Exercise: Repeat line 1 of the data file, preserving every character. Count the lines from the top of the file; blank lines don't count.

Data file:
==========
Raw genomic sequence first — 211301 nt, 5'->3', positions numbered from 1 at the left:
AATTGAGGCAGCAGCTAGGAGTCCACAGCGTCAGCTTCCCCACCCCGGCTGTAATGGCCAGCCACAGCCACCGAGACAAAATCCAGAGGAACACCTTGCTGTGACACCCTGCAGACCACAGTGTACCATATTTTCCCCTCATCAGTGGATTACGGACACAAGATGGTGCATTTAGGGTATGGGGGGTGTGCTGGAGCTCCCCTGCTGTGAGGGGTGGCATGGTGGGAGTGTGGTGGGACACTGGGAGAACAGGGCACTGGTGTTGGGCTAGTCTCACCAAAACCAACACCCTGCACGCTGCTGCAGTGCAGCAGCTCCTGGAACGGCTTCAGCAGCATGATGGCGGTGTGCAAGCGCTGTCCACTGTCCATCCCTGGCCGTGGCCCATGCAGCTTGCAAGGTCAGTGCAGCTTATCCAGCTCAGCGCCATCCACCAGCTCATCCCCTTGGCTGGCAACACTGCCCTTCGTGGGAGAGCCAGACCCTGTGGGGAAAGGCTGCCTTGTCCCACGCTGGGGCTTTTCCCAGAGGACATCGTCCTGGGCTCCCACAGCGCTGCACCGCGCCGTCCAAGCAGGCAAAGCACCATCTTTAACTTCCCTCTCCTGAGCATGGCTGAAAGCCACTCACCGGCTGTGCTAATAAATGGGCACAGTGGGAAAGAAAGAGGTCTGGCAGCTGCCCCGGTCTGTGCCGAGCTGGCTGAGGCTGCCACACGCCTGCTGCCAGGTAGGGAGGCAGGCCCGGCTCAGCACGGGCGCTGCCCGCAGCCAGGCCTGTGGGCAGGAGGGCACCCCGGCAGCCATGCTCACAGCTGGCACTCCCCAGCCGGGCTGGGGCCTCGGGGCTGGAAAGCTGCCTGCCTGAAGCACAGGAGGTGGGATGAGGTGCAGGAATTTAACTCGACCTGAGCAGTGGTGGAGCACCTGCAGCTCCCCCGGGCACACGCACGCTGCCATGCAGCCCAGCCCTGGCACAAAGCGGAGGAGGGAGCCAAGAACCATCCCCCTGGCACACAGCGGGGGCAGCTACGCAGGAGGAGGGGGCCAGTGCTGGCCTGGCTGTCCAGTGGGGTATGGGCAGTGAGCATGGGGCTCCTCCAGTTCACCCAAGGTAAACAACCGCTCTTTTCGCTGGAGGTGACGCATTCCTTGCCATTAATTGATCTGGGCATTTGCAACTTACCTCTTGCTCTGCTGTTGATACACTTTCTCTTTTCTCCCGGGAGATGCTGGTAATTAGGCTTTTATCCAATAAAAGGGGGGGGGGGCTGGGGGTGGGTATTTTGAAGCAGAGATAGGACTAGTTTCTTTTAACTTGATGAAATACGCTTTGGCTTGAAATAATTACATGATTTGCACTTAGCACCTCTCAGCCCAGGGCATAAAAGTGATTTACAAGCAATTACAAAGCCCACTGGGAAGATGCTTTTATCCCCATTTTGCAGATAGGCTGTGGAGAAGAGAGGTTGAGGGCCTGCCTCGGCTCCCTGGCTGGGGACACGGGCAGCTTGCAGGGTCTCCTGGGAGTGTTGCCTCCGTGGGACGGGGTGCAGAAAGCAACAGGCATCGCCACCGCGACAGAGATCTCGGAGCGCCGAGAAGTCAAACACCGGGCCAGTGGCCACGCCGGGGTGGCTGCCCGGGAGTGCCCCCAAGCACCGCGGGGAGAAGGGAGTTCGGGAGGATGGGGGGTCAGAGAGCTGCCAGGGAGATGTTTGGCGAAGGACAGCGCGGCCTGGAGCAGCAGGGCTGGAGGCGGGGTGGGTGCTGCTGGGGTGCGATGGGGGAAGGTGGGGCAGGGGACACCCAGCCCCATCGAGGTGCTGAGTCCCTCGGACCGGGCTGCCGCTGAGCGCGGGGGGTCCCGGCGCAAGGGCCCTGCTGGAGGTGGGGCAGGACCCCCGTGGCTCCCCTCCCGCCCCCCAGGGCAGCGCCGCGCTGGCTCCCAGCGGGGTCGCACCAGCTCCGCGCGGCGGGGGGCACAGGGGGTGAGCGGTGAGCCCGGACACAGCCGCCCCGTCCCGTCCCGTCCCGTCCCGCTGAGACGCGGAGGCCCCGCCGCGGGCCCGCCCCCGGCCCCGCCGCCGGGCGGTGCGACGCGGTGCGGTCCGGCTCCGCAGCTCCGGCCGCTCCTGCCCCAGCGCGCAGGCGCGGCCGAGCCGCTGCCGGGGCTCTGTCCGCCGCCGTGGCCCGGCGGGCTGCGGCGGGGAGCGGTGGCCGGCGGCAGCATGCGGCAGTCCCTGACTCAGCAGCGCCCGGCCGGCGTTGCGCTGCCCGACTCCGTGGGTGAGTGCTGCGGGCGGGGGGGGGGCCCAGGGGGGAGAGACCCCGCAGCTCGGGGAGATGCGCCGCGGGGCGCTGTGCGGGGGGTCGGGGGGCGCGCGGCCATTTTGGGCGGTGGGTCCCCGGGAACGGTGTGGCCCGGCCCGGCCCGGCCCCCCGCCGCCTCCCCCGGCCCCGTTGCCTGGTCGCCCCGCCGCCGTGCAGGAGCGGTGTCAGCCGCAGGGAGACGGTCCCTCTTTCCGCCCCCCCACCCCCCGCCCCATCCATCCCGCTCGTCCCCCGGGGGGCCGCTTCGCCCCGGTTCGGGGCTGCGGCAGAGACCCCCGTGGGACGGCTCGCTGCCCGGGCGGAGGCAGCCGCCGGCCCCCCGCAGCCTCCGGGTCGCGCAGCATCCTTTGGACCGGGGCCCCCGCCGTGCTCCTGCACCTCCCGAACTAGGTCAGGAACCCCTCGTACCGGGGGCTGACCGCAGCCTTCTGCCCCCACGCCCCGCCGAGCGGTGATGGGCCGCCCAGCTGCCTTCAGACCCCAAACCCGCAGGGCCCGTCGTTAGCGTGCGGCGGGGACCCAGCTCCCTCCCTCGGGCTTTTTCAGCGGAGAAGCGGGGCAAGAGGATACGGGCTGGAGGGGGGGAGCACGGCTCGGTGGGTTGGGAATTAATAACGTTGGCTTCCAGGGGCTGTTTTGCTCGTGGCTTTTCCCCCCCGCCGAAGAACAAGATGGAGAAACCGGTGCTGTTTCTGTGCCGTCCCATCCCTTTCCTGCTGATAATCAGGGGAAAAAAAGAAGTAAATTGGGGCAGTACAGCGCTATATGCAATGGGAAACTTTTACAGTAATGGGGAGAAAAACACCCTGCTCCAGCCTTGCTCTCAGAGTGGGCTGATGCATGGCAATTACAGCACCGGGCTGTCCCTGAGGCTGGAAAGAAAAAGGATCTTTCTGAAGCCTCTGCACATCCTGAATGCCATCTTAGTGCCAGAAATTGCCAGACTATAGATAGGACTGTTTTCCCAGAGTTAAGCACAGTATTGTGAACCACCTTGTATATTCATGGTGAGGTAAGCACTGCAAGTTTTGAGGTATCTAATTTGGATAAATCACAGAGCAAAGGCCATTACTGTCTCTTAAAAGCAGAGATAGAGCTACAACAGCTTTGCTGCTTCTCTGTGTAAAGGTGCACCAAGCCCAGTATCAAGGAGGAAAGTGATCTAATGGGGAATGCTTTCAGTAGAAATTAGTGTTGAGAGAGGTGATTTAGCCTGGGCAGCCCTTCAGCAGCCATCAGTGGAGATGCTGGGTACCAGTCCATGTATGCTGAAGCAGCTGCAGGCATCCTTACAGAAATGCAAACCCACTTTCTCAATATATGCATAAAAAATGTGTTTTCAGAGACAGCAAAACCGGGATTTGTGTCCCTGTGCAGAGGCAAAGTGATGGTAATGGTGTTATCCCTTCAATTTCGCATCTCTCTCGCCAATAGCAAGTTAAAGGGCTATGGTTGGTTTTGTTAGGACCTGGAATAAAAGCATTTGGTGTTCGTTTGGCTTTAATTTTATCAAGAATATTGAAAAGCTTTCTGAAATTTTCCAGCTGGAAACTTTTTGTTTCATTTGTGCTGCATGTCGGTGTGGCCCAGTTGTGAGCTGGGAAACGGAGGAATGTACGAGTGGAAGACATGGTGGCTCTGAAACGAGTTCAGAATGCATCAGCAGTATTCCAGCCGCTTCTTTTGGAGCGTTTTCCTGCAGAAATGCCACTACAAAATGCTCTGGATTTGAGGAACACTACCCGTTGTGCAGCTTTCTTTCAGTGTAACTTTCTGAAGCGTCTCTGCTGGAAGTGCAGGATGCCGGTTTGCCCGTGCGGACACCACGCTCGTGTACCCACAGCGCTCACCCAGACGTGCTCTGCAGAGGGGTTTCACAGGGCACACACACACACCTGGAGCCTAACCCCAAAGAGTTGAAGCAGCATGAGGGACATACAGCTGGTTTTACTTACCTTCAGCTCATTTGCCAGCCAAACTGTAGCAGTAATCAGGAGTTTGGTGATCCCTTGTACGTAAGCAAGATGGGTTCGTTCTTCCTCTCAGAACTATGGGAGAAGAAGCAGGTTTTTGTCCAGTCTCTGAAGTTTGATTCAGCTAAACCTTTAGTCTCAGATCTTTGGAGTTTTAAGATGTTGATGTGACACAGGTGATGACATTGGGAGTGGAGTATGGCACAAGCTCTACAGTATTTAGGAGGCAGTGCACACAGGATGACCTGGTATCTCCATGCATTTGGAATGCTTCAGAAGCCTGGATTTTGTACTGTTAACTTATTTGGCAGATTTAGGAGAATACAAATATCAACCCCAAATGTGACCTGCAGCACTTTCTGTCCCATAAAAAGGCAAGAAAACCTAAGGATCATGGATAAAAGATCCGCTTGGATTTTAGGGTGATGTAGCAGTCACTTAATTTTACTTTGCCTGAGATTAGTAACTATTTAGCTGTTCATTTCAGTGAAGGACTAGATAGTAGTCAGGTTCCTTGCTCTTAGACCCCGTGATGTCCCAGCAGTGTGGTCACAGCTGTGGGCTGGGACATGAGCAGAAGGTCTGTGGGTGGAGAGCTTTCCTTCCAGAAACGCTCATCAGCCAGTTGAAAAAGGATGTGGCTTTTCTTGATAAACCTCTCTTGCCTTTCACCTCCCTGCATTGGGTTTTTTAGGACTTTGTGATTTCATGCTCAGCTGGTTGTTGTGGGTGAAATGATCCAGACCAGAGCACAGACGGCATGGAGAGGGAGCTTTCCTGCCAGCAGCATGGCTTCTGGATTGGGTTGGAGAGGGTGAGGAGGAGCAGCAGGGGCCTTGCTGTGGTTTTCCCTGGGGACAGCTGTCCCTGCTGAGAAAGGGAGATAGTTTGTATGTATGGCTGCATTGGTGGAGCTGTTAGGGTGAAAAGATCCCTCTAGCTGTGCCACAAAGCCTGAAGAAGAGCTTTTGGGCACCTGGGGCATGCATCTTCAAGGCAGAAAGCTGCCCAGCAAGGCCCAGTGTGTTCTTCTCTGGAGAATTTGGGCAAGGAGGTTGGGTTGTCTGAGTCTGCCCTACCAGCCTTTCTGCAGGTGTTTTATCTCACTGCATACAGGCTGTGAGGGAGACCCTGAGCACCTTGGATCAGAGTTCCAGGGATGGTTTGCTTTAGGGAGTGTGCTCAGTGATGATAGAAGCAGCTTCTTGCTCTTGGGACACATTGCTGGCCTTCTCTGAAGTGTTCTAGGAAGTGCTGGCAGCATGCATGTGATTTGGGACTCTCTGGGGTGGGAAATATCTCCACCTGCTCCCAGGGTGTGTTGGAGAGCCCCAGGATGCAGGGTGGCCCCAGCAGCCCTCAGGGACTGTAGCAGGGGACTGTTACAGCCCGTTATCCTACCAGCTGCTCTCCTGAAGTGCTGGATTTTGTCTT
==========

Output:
Raw genomic sequence first — 211301 nt, 5'->3', positions numbered from 1 at the left: